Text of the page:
We donned our packs and made our way towards our selected route, through the cliff bands and up. We tried hard to not give up too much elevation, ultimately only losing about 200í of elevation from the pass until the point where we began to ascend through the cliff bands. It was a lot of boulder hopping, with some scree thrown in for giggles here and there until we reached our low point. Gotta love when the large refrigerator sized boulder your (much slimmer) hiking partner just skipped across shifts when you put your full weight on it, forcing some quick footwork to hop to stable ground and not get ones leg crushed. With that section done it was up and down what looked like small gravel bars from across the way, but ended up being small ridgelines, until we hit our desired start point where we would begin head up through the cliff bands. Once directly below the cliff bands the going looked much easier than it had from a distance, which usually ends up being the case most of the time. We made our way through the first cliff band heading mostly due west until we came to the bottom of the snow patch. From this point we changed directions and headed north east up the hill until we reached our next landmark, another patch of snow, where we once again changed directions and headed north west until right about 13200í of elevation where we headed due west to the shoulder of the ridgeline the last of the steep stuff. We stopped for a few minutes at this point to catch our breath and orient ourselves towards our next landmark, Discovery Pinnacle. We were at the ďeasyĒ part of the sand hill, but still with the elevation, scree and sand it still took a while to transit to the ridgeline east of Discovery Pinnacle. Three hours after starting from Crabtree Pass we were finally on top of the ridgeline of Discovery Pinnacle, and we could see the Main Mt. Whitney Trail below. We quickly found a use path down to the main trail and slid down the hill to the main trail.
Closer to the cliff bands after losing a little bit of elevation
Finally through the cliff bands and looking back from where we started a couple of hours earlier
Resting on the ridge above the main trail looking to where we were headed
We joined the Main Trail just before Trail Crest. Hey look at this! A real trail! You forget how easy a groomed trail is to hike on until youíve spent the majority of your day scrambling up the path of least resistance. Itís the small things sometimes. A hiker who had gotten a late start and was heading up solo joined up with us just after trail crest. He asked if we were heading to the summit today (which we were) and if so could he head up with us. We saw no problem with it so we continued on our merry way, our pair now a group of three. The hiker was planning to tag the summit then make his way back down and overnight at the sites just off the jmt below the junction with the main trail so we stopped at the junction so he could leave his pack there and have an easier hike up. At this point I was starting to drag a bit. No headaches, no nausea, just feeling a bit out of energy. Jose and our new addition would pull a bit ahead, and then stop and catch their breath, I would catch up, they would continue on, and so on and so forth. This pattern repeated itself all the way to the summit. Apparently the way Jose and our new friend took up to the last bit of the summit was optional route up which avoided the snow patch on the main trail and cut off some distance. As soon as I saw were were off the main trail and were following ducks I was silently cursing them. Soon enough though it was over and I popped up and there was the summit of Mt. Whitney - complete with the Smithsonian Hut, the large slabs on the peak adorned with a slew of benchmarks, and the views - oh my the views! Its funny how you can see something in a picture hundreds of time, but until you are there seeing it for yourself it finally clicks. I think itís this experience that draws me back to the mountains, seeing things for myself, seeing all the nuances that the human eye picks up on that are lost in photographs.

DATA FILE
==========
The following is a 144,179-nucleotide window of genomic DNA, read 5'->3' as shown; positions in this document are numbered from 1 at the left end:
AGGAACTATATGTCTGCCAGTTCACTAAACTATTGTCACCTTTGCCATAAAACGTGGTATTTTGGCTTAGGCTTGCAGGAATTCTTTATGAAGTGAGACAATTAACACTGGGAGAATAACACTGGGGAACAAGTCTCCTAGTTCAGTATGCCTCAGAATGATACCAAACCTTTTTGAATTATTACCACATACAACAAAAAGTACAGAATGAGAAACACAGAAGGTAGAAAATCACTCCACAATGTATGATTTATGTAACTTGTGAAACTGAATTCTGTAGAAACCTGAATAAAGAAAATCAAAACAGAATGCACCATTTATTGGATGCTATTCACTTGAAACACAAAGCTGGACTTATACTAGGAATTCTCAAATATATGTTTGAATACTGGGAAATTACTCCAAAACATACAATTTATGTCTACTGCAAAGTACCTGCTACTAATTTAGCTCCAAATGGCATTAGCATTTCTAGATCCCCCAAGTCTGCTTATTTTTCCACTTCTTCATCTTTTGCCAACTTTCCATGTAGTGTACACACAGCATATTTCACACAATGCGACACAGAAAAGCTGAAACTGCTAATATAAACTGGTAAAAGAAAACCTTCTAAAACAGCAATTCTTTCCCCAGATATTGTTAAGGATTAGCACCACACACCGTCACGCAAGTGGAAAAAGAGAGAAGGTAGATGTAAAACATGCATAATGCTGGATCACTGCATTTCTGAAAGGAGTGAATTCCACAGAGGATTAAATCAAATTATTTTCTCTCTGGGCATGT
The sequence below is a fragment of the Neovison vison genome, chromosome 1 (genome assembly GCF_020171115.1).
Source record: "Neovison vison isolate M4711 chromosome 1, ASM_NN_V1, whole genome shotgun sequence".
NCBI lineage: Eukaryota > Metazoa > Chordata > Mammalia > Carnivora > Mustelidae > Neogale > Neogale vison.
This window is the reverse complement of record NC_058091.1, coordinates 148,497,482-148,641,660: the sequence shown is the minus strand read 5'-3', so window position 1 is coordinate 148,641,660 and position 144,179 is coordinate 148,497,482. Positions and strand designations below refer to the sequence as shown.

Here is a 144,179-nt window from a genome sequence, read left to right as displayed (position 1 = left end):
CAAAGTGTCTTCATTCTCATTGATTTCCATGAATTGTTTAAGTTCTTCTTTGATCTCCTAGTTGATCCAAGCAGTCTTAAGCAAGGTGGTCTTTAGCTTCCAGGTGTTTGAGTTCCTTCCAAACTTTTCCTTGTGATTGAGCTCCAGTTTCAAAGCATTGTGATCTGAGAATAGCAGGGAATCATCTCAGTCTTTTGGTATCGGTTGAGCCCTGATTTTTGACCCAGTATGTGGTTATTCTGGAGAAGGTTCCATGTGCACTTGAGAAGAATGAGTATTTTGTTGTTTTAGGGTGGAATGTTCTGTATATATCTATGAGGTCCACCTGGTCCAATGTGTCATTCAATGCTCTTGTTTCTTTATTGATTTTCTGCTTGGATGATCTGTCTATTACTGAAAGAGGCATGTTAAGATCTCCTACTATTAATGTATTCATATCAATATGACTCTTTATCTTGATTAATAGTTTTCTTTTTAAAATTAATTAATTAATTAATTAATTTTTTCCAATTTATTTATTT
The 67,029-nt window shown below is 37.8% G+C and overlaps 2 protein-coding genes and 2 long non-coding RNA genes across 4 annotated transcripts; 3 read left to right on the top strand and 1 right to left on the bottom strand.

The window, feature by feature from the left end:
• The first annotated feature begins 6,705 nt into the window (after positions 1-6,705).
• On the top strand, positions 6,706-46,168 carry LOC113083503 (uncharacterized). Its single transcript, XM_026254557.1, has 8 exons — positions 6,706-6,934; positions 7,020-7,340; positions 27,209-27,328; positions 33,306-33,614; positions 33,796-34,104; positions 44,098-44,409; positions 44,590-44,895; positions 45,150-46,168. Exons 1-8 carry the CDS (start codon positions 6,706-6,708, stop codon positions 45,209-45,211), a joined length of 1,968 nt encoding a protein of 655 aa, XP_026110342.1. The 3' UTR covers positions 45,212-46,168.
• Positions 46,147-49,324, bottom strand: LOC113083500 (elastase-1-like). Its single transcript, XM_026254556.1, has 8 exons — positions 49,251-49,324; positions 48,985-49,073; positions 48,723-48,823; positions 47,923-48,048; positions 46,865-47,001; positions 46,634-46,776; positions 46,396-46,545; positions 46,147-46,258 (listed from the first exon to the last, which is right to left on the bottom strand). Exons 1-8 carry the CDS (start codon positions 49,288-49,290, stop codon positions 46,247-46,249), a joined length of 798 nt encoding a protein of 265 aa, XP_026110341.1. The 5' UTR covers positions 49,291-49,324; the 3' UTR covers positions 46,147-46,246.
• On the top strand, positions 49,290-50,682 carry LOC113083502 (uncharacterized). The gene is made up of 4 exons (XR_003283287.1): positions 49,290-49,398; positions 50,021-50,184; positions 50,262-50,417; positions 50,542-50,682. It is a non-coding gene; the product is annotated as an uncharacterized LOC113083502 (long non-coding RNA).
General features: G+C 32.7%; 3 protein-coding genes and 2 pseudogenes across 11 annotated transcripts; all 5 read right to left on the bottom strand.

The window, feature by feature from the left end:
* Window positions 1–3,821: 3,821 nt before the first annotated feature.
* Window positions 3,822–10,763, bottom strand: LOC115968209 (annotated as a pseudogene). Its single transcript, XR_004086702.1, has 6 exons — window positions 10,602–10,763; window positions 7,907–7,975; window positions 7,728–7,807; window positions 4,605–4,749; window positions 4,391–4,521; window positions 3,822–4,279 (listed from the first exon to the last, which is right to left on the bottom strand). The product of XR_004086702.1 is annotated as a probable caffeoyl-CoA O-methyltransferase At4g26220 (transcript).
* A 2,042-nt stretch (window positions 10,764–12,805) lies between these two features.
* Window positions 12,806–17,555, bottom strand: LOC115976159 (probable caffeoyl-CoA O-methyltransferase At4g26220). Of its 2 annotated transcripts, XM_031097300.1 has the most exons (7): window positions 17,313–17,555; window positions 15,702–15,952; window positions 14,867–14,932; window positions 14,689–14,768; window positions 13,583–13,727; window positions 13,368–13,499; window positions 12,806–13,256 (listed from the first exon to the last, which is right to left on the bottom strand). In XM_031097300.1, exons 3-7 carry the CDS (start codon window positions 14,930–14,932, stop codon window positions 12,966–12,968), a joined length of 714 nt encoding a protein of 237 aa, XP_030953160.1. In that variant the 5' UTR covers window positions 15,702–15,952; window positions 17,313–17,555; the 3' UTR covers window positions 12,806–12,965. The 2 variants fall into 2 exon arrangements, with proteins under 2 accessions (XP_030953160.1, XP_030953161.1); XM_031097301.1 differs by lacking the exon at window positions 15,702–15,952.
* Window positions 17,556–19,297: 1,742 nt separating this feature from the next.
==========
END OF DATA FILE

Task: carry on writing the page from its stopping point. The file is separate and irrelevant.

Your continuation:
Hitchcock Lakes and Guitar Lake from the JMT junction
Mt Whitney and Mt Muir
The second window
View east from the peak
One of the many benchmarks at the summit
After taking in the vistas that present themselves at the top of the highest peak in the lower 48 and bidding farewell to our new friend that had accompanied us to the summit we had a decision to make. Continue down the Mountaineers Route as we had planned and try to make it to Icerberg Lake or stop and bivy at the summit. Some low clouds had begun to envelop the peak, but there was no call for any sort of weather at the summit in the latest forecast I had gotten from my inreach and with daylight fading quick with the final push to the summit having taken longer than we hand originally planned, and the prospect of descending the Mountaineers Route by headlamp sounding not so fun, we decided to pitch our abodes for the evening in the lee of a couple of rock shelters that had been constructed in the past by other hikers to shield themselves from the ever present summit winds and sleep at the summit. Since we had filled up on water at lake 12129 before Crabtree Pass we both had a little less than a liter of water each by the time we reached the summit. A little short, but there were small snow patches of recent snow that had fallen a few days prior that we could melt and use to supplement our water while we were at the summit. As darkness encroached we made our dinners and had a final cup of coffee before deciding to retire for the evening. With us on the summit was another pair that had came up the main trail a bit later in the day and like us were planning on descending the Mountaineers Route but decided it better to bivy in place and tackle the route down in the morning. Fortunately for us the weather was kind, with only light winds gusting here and there, and the clouds that and enveloped the summit finally dissipating around midnight. I laid out in my bivy with the top open with my face snuggled into my bag, looking at the stars that had finally started to shine when the clouds retreated. Iíve seen good displays of stars before on several backpacking trips, but never had the stars seemed so shine as bright as they did this night on the summit of Mt. Whitney.